He always told us he could act presidential and last night he did.

President Donald Trump broke no new ground in terms of policies (here is the prepared text), but he was gracious and made his points better than at any time in the past. As Rich Lowry notes this morning:

I agree with everyone that it was the best Trump speech yet. It’s been mystifying for a while why Trump wouldn’t just do a few simple things to sound a little more unifying and normal, and tonight he did them. He denounced bigotry, struck an optimistic tone, invoked the American story, associated himself with many sympathetic people in the balcony and ended by saying God created us equal. None of this is difficult to do or costs Trump anything. Indeed, Trump delivered his core message, in way that was domesticated to the presidency. A key question is whether if he gets out of his own way a little bit and let’s the haze of constant controversy lift, his polices will actually have some of the cross-partisan appeal you might except.

The Wall Street Journal praised Trump for being "calm and measured" and "even better" for his "tone of relative optimism." The Journal faulted him for not going more into tax reform but suggested that this reflected indecision within the president's team on how to handle this.

The speech certainly wasn't a restatement of the GOP's traditional conservative philosophy, as Rich Lowry goes on to observe:

It was truly bizarre to see Republicans standing and cheering the passages on protectionism and infrastructure spending, but this is the change Trump has wrought in the party. We still don’t know where Trump will end up policy-wise on these matters–he seemed to tip-toe up to endorsing a border adjustment tax, but he didn’t go all the way, and he mentioned the $1 trillion number on infrastructure without explicitly saying it would all be more spending. He was also vague on the Obamacare replacement. I thought his endorsement of a tax credit might be significant, but I’m told it doesn’t really push the debate on Capitol Hill one way or the other.

A few other observations:

The over-promising was remarkable even in a forum where every president over-promises.

Besides Gorsuch, there was zero social conservatism in the speech.

Actually, I would slightly differ on the last: praising the police, which the president did, and making references to God count more than a coded reference to the issue of abortion, and most social conservatives recall that the Trump administration gave unprecedented support to the March for Life. I am guessing that that constituency went away feeling pleased about the speech. The Obama administration left a low bar on social conservatism: not suing nuns to violate their consciences now qualifies as support for religious liberty.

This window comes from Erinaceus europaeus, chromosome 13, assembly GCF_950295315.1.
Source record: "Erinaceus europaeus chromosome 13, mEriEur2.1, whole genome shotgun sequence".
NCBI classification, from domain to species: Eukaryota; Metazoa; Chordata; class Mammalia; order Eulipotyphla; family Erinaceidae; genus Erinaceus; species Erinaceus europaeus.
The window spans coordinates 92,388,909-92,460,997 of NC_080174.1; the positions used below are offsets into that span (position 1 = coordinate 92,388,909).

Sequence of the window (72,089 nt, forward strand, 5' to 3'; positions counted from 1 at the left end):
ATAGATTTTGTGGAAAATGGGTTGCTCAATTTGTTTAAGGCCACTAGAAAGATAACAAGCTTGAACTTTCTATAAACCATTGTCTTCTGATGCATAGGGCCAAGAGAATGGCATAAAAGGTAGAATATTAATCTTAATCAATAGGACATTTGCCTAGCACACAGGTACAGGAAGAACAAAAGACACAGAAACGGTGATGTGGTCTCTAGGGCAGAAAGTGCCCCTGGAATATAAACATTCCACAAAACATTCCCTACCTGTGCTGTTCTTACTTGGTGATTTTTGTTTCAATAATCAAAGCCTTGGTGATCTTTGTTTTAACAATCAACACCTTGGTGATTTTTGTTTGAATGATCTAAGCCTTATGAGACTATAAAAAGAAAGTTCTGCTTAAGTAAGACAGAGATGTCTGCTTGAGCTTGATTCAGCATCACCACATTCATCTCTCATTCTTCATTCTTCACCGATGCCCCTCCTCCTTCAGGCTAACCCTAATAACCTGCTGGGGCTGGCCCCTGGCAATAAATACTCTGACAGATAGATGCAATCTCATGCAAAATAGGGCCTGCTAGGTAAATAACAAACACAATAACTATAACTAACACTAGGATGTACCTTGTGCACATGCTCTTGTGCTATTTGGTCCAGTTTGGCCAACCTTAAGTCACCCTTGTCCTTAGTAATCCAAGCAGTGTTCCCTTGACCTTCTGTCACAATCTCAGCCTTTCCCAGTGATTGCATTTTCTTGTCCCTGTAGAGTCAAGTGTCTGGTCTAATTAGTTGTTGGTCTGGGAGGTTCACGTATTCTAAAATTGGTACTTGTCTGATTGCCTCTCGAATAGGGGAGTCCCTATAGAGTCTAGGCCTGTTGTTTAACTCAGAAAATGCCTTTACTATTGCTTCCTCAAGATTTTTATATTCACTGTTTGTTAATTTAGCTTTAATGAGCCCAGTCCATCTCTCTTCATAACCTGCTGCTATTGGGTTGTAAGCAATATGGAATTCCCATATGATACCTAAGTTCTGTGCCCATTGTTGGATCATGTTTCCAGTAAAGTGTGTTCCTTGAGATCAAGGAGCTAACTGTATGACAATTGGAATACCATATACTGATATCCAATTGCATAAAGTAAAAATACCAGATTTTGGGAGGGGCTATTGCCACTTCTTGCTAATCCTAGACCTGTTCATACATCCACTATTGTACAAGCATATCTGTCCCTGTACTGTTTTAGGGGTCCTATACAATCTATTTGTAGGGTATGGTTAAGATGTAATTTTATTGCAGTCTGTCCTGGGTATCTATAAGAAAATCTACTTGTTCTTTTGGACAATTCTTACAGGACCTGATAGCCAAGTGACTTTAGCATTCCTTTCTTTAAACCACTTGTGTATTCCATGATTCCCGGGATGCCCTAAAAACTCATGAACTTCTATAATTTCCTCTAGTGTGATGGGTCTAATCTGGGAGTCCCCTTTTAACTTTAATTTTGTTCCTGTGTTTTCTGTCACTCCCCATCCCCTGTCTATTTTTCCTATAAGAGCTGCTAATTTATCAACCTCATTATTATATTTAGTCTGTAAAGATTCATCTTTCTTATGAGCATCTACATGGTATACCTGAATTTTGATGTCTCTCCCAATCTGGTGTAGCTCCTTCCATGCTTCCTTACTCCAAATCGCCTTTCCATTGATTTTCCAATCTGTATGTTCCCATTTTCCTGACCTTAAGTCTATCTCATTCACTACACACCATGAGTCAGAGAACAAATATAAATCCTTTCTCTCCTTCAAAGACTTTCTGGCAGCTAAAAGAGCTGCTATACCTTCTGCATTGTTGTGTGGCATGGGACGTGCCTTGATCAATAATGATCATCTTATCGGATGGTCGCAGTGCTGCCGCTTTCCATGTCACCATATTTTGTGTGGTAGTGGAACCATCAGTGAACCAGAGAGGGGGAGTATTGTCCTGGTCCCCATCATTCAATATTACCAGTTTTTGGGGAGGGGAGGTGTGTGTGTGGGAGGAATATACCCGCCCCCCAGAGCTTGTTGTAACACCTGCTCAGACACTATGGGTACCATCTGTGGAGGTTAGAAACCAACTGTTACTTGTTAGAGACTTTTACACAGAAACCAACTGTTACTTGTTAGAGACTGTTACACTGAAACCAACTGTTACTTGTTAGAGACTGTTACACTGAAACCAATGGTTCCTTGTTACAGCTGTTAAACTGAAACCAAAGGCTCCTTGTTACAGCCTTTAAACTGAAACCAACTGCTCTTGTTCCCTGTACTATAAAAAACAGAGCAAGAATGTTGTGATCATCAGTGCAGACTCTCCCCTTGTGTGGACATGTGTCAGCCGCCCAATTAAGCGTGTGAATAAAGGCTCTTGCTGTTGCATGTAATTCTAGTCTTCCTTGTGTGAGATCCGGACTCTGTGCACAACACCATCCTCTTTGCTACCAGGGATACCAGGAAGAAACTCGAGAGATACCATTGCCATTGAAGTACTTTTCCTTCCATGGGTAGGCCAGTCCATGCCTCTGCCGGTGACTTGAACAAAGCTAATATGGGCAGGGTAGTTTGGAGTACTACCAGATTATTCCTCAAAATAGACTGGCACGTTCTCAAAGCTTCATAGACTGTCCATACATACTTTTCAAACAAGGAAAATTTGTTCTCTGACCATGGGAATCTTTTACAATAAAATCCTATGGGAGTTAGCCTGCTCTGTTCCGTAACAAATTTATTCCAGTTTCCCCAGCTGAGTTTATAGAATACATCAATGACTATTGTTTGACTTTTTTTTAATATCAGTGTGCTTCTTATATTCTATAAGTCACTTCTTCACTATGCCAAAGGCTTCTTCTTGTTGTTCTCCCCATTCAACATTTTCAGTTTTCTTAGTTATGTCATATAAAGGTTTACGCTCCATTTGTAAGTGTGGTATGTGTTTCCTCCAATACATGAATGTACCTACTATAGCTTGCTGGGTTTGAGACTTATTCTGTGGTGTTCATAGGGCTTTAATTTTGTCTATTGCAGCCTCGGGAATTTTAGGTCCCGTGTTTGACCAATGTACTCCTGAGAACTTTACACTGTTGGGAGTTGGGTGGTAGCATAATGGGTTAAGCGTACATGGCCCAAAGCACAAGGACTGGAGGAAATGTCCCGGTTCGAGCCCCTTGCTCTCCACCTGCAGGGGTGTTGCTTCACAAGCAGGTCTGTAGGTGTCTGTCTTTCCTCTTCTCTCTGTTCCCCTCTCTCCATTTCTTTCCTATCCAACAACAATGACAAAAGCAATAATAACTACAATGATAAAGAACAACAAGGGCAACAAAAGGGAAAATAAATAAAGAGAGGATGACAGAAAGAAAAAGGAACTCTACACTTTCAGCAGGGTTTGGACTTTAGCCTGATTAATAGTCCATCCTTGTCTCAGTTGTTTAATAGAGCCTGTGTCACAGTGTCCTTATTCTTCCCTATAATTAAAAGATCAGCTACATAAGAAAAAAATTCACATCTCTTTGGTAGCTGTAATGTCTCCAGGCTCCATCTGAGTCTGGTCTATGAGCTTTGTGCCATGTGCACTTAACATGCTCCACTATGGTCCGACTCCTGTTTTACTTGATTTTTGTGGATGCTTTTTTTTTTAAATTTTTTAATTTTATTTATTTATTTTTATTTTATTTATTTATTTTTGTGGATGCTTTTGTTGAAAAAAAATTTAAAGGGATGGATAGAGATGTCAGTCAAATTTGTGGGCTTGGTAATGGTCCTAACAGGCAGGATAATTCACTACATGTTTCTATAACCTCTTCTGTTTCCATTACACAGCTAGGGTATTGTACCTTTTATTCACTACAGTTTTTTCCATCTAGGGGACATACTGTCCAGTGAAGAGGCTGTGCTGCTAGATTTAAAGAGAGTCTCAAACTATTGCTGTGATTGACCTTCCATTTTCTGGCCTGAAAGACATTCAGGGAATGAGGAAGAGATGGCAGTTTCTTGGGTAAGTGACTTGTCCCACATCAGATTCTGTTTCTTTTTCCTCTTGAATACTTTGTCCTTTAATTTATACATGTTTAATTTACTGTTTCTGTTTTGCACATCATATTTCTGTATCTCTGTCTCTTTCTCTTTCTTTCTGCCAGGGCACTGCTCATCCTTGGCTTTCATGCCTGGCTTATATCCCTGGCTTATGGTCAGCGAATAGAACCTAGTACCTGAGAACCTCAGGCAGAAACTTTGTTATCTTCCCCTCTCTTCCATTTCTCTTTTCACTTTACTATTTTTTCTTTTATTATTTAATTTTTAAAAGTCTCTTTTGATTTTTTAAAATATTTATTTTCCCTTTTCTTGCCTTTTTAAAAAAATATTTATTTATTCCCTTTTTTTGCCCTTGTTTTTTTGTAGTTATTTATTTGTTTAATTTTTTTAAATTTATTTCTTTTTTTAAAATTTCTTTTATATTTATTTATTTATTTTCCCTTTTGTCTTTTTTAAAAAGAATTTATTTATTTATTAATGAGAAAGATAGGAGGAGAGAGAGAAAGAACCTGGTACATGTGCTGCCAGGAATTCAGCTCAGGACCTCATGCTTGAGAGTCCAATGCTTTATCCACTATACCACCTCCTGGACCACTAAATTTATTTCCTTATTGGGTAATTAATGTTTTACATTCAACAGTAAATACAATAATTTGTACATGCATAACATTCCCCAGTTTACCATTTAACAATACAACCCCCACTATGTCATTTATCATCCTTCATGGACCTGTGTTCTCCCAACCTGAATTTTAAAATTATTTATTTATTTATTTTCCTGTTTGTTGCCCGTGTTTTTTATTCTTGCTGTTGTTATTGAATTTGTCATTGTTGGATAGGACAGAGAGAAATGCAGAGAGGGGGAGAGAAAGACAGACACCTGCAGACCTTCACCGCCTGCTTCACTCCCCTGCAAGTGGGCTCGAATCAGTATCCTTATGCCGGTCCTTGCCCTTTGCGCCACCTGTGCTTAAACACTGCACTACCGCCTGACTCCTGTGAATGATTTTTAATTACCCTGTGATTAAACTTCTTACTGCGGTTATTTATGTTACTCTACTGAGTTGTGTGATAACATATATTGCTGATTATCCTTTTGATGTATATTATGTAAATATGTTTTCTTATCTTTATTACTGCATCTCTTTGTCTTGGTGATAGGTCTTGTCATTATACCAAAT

The dubious practice of introducing presidential guests (President Reagan was the first to do this) to frame policies or give tone often falls flat. It can come across as a cheap trick. But last night it was excellent. We could all be proud of the guests in the first lady's box and of and what their presence says about the United States.

David French this morning called Carryn Owens, one of President Trump's guests and the widow of Navy SEAL William "Ryan" Owens, "the face of sacrifice." Of Mrs. Owens, French writes:

It’s a distinctive face. There’s the indescribable pain, but it’s mixed with the deepest pride. Because Carryn Owens had the courage to attend such a public gathering so soon after her great loss, we saw how raw and so very real it is to give to your nation the people most precious to you. That sacrifice is why we owe our Gold Star families the deepest respect, why they’re revered in military ranks, and why — just for a moment — a nation can unite to give honor to whom honor is most certainly due.

Other guests were a father whose son had been killed by an illegal immigrant, Denisha Merriweather, a successful young woman who had been failing in school until she was able to attend a better school on a voucher, another young woman who had survived a rare disease and now attends Notre Dame (the president used her to argue that the FDA is slow to approve life-saving drugs), and Maureen Scalia, wife of the last Supreme Court Justice.

Towards the end, the seventy-year-old president seemed to be falling into some of his rhetorical ticks (repetitions) and so supporters should be glad it ended when it did. But the whole evening shows he is capable of learning.

The Democrats made a wise decision not to boo or be disruptive but the camera occasional panned their side of the chamber, as they sat on their hands. The face of Nancy Pelosi was something to behold. It's how I used to look when sent to detention hall in high school.

Mrs. Pelosi and other Democratic women showed up in all-white outfits, a form of protest developed by the Democratic Women's Working Group in the House. It's was supposed to represent the suffragist movement, which called on women to wear white as a sign of purity. Vox helpfully explained:

According to the statement, Women’s Working Group members are fighting for women’s rights like equal pay, paid sick and family leave, retirement security, the right to live “lives free from fear and violence,” and access to affordable child care and affordable health care — “including reproductive health services like those offered by Planned Parenthood.”

So I guess that's purity 2.0.